The MoldGRES power plant in Moldova’s separatist Transnistria region halved its production and supply as of October 24, after the separatist authorities declared a state of emergency citing the 30% reduction in the volume of gas sent by Gazprom to Moldova starting with October 1.
Electricity from MoldGRES now covers just 27% of consumption in the part of Moldova under Chisinau’s control, down from 70% previously. The authorities claim that the system is under control, but the magnitude of the deficit to be covered from the spot market is so high that avoiding temporary blackouts will be challenging.
Commenting on the steps to be taken, Deputy PM Andrei Spinu said Moldova will sign more import contracts, will transfer more gas (of the limited supplies) to MoldGRES and will seek ways to cut consumption.
Transnistria closed down its steel mill (the separatists' main source of income) and cement plant, in order to share the gas among households, social institutions and the MoldGRES power plant. The power plant reportedly holds coal stocks as well, but the separatist authorities made clear that they are only for domestic consumption and only when there is no gas at all.
The halving of the power supplies from Cuciurgan in Transnistria deepened Moldova’s power deficit during daytime hours (7am to 11pm) to 284MW, or roughly one-third of the country’s total needs, according to estimates by state company Energocom, the body in charge of contracting power abroad. The transfer capacity from Romania is only 235MW, even after a recent upgrade. Furthermore, the electricity imported from the spot market (in Romania or a country synchronised with Romania) will be very expensive. Hidroelectrica already delivers electricity under a bilateral contract at the capped price (€90 per MWh until end-October), reportedly at a rate of 100MW. But Spinu announced no supplier other than Romania when commenting on the supplementary 100MW (most likely, supplementary transfer capacity, as opposed to power contracted).
The power plant in Transnistria, controlled by the Russian group Inter RAO, will further reduce its power deliveries as of November 1, unless Gazprom provides more gas to Moldova, separatist leader Vadim Krasnoselsky stated. Previously, he claimed that Gazprom implied a 40% cut in the gas supplies to Moldova as of November 1.
Under the state of alert in the energy system, already in force in Moldova, the two power distribution companies in the country are entitled to disconnect users if asked to adapt to limited resources and deliveries. If possible, the consumers will be informed in advance, Premier Distribution (one of the two distribution firms) commented.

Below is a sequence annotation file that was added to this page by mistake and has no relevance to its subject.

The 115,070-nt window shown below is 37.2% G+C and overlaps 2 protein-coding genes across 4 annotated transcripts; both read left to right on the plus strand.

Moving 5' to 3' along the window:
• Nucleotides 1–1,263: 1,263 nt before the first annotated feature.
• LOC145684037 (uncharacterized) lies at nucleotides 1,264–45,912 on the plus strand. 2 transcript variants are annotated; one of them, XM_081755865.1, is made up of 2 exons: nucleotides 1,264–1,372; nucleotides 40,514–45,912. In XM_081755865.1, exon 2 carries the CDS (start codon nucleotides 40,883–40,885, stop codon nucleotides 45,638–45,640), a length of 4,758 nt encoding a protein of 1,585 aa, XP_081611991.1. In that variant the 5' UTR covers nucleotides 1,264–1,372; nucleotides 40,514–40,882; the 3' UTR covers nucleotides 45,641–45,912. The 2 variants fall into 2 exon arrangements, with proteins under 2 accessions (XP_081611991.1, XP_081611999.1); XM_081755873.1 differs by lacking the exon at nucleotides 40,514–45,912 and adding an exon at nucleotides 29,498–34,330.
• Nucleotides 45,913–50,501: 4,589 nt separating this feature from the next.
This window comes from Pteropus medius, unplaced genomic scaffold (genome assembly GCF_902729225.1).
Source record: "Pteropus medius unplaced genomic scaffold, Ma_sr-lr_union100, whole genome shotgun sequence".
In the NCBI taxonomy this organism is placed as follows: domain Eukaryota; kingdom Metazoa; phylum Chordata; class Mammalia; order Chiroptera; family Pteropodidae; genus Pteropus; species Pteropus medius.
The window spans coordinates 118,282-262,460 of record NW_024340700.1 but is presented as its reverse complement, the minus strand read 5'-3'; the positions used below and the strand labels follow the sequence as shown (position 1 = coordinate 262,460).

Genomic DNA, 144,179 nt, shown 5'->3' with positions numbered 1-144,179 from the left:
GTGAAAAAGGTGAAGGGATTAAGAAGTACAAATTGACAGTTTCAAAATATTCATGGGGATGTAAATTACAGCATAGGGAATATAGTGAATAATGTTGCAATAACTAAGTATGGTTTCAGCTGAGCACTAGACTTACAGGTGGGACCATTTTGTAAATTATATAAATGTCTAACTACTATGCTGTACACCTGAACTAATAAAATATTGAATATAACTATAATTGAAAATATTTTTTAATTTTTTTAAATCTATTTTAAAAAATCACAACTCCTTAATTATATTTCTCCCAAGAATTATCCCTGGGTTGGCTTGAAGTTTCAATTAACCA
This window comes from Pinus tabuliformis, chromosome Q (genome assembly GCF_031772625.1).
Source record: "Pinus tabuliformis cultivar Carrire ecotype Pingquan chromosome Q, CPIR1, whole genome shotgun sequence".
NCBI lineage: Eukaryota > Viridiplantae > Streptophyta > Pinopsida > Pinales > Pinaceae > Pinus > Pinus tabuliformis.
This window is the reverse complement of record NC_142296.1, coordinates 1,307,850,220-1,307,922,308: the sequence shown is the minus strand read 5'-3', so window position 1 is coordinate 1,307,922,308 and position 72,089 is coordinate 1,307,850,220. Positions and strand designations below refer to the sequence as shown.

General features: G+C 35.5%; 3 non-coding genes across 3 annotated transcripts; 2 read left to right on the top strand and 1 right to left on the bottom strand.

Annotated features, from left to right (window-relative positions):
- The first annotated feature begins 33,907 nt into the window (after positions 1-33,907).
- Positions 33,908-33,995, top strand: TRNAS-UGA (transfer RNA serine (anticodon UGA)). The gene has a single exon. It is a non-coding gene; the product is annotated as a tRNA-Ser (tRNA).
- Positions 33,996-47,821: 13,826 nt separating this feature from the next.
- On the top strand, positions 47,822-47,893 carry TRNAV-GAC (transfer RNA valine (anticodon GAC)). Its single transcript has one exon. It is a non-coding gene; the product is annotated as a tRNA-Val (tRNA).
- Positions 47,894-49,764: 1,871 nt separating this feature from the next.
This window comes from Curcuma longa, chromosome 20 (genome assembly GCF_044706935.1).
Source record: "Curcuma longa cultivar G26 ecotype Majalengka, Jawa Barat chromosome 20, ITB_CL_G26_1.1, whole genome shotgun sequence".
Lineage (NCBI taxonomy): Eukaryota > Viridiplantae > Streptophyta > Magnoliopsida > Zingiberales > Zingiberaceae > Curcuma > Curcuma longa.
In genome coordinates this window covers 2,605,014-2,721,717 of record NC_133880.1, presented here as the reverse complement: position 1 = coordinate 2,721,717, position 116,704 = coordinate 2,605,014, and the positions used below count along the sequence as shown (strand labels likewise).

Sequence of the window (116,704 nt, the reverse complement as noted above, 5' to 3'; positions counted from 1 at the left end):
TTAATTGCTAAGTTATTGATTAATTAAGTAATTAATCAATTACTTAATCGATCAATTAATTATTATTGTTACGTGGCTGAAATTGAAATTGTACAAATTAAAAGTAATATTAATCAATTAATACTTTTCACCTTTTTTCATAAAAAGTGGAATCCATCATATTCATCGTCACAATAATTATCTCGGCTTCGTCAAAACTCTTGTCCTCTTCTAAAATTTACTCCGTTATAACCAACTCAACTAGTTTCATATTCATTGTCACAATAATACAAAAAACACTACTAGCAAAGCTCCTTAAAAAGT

Gazprom’s lack of transparency on its future supplies already generated anxiety among the authorities in Chisinau, who have to find suppliers for over 40% of the country’s electricity on short notice, on top of the 30% left uncovered after Ukraine suspended electricity exports on October 11.
Despite Moscow's longstanding support for Transnistria, separatist leader Krasnoselsky claims that Gazprom didn’t inform Tiraspol in advance about the cut in the gas supplies made as of October 1, so they signed the electricity contract with Moldova’s Energocom based on the gas amounts promised under the contract. This is plausible, assuming that Gazprom’s purpose was to increase the uncertainty between the two sides in Moldova, which so far have avoided direct confrontation.
On the same note, Moldovagaz CEO Vadim Ceban claimed that Gazprom (their main shareholder) hasn’t confirmed yet the gas amounts to be delivered in November (if any).
The transfer capacity from Romania to Moldova reportedly rose from 135MW to 235MW. But finding suppliers will be problematic (in addition to costly) since this is becoming increasingly problematic for the Romanian companies as well. Hidroelectrica reportedly volunteered for a first bilateral contract with Moldova’s Energocom (at a subsidised price of €90 per MWh), as of October 14, but not many Romanian producers can afford this. Energocom will have to buy from Romania’s centralised market, including from the day-ahead market, in order to import electricity in Moldova, and this will certainly increase the average price of electricity consumed in Moldova.
A week earlier, Ukraine suspended its electricity supplies to Moldova, which at that time were nearly 30% of Moldova proper’s consumption.
Romania’s Hidroelectrica quickly replaced the Ukrainian suppliers at reasonable prices, providing electricity at a rate of up to 100MW as of October 14 and 135MW a couple of days later (the exact amounts or terms of the contract were not disclosed).
As of October 24, Romania will make available electricity at a rate of 235MW, announced Spinu.
For comparison, Moldova proper can generate up to 100MW in its combined heat-power plants and the small hydropower group. MoldGRES can generate at a rate of 600MW (from local consumption and export to Moldova proper) with the gas it receives currently, according to estimates by FEE Nord, the other power distribution company in Moldova, besides Premier Energy.